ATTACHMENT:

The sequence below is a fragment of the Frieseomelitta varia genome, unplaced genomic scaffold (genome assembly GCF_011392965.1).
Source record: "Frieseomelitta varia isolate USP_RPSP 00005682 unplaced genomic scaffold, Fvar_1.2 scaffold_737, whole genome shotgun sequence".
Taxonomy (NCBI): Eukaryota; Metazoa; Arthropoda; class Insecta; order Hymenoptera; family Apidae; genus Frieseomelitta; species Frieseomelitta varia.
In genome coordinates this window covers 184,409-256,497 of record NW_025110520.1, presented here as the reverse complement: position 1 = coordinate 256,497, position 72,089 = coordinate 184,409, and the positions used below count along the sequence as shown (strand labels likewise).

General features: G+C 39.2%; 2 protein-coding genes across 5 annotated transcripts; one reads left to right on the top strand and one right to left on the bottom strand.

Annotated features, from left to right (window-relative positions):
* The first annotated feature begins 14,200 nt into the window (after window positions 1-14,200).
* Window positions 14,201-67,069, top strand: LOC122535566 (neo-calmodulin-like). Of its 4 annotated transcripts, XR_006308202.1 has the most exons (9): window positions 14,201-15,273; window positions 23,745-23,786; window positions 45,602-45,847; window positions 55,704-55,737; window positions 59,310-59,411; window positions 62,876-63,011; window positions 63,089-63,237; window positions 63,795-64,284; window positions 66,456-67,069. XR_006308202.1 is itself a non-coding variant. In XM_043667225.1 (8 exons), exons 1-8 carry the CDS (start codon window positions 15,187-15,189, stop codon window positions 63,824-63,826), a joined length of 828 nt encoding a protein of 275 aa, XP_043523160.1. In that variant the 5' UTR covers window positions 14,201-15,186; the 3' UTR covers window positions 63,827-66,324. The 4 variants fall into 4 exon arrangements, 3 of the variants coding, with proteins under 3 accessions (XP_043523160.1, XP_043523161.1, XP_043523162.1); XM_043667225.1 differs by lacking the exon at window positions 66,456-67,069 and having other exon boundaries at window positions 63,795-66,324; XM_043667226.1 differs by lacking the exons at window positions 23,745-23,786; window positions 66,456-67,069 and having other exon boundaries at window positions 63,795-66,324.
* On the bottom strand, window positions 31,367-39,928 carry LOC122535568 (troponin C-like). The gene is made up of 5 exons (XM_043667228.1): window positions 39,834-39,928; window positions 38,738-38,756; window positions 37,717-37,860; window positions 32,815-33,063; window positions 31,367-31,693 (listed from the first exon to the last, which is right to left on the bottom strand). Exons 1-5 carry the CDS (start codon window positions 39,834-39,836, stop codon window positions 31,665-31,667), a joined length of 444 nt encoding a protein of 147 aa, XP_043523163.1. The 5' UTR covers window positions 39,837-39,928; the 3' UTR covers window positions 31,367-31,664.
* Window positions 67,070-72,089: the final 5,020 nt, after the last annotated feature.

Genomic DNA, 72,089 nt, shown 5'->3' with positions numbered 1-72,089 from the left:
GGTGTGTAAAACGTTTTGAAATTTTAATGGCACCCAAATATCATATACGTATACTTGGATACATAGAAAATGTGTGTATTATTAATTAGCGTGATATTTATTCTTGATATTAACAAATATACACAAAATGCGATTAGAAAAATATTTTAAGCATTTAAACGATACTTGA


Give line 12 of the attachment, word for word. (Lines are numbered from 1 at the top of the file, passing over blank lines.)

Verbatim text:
GGTGTGTAAAACGTTTTGAAATTTTAATGGCACCCAAATATCATATACGTATACTTGGATACATAGAAAATGTGTGTATTATTAATTAGCGTGATATTTATTCTTGATATTAACAAATATACACAAAATGCGATTAGAAAAATATTTTAAGCATTTAAACGATACTTGA